Nothing to suggest uneven scrutiny of evidence

Ontario criminal | Evidence

CREDIBILITY

Nothing to suggest uneven scrutiny of evidence

Accused appealed conviction for several offences, including possession of loaded prohibited weapon. Accused argued that trial judge failed to consider third branch of test in R. v. W.D., reversed burden of proof, and exposed defence evidence to higher degree of scrutiny than Crown’s evidence. Appeal dismissed. Nothing in trial judge’s reasons supported accused’s arguments. Trial judge addressed evidence by reference to several specific factual issues that arose in evidence. Trial judge thoroughly reviewed evidence, clearly appreciated where defence and Crown evidence conflicted, and gave various reasons for accepting Crown evidence in relation to those factual issues. Trial judge considered inconsistencies in evidence of various police officers who described melee that occurred, but explained in detail why those inconsistencies did not undermine credibility of witnesses. There was nothing to suggest uneven scrutiny of evidence. Several parts of accused’s evidence were, on their face, incredible, and it hardly took any unwarranted degree of scrutiny to reject that evidence.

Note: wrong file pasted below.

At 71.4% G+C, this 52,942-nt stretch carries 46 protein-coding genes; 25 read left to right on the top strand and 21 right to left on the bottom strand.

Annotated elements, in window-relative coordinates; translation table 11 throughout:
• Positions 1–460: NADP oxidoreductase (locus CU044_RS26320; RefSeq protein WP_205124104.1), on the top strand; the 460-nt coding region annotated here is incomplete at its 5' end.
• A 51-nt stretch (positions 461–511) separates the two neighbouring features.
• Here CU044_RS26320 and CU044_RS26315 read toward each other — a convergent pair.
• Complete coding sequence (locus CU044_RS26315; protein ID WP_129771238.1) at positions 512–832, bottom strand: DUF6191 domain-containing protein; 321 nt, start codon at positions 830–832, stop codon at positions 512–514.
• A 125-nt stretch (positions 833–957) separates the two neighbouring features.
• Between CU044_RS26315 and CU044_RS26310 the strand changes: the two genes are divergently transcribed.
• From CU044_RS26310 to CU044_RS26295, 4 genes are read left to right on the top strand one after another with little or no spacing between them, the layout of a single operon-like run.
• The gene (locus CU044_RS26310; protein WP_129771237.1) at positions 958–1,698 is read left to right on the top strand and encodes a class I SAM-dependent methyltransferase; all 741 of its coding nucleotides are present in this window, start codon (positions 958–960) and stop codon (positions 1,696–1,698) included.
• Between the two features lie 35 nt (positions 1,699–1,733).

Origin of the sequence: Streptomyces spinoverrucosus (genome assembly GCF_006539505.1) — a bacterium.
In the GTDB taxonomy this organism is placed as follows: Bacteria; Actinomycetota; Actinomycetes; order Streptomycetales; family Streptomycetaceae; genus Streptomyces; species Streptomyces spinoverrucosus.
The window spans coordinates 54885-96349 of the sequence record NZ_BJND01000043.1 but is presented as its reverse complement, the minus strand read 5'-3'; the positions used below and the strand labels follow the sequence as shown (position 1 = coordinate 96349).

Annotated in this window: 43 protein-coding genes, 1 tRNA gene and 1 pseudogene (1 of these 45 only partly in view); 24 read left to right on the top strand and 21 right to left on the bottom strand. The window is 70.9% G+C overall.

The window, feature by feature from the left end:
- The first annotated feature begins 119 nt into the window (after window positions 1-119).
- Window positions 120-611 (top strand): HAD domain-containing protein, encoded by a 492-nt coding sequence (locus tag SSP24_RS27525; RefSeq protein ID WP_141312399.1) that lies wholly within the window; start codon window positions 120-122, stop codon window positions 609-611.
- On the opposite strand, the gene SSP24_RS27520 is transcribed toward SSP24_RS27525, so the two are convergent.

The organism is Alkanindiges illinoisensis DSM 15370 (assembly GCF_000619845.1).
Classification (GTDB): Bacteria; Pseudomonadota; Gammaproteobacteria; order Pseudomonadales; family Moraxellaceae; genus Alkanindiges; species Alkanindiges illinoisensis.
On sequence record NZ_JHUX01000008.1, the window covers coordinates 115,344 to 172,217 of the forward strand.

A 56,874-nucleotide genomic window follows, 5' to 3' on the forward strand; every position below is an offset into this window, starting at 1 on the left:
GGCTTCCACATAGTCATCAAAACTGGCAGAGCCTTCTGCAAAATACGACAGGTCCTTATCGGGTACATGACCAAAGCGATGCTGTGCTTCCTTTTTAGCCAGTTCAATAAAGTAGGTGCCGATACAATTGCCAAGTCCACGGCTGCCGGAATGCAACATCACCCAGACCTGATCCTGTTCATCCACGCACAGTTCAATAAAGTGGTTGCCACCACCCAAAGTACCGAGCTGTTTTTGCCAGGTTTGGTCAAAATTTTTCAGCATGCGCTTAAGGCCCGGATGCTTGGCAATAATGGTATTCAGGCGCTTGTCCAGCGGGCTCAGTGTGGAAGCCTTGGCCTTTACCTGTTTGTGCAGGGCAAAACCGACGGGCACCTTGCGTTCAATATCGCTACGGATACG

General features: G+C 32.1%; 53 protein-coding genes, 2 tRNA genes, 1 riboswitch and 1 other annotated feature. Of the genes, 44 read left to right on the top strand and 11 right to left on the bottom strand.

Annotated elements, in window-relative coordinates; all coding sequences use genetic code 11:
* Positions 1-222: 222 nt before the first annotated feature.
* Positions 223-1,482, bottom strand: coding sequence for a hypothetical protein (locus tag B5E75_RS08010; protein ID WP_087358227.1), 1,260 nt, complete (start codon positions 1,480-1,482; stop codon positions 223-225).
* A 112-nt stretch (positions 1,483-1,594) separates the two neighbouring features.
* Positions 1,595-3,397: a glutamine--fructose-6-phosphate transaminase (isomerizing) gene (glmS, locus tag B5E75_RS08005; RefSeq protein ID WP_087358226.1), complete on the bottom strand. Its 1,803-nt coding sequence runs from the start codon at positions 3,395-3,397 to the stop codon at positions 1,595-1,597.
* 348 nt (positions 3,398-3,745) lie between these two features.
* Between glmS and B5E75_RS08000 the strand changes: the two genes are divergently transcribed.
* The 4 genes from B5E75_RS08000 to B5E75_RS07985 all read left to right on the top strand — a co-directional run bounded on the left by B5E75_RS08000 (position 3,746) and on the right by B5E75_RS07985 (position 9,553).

R. v. Francois (Mar. 27, 2014, Ont. C.A., Doherty J.A., John Laskin J.A., and K. Feldman J.A., File No. CA C55431) 113 W.C.B. (2d) 326

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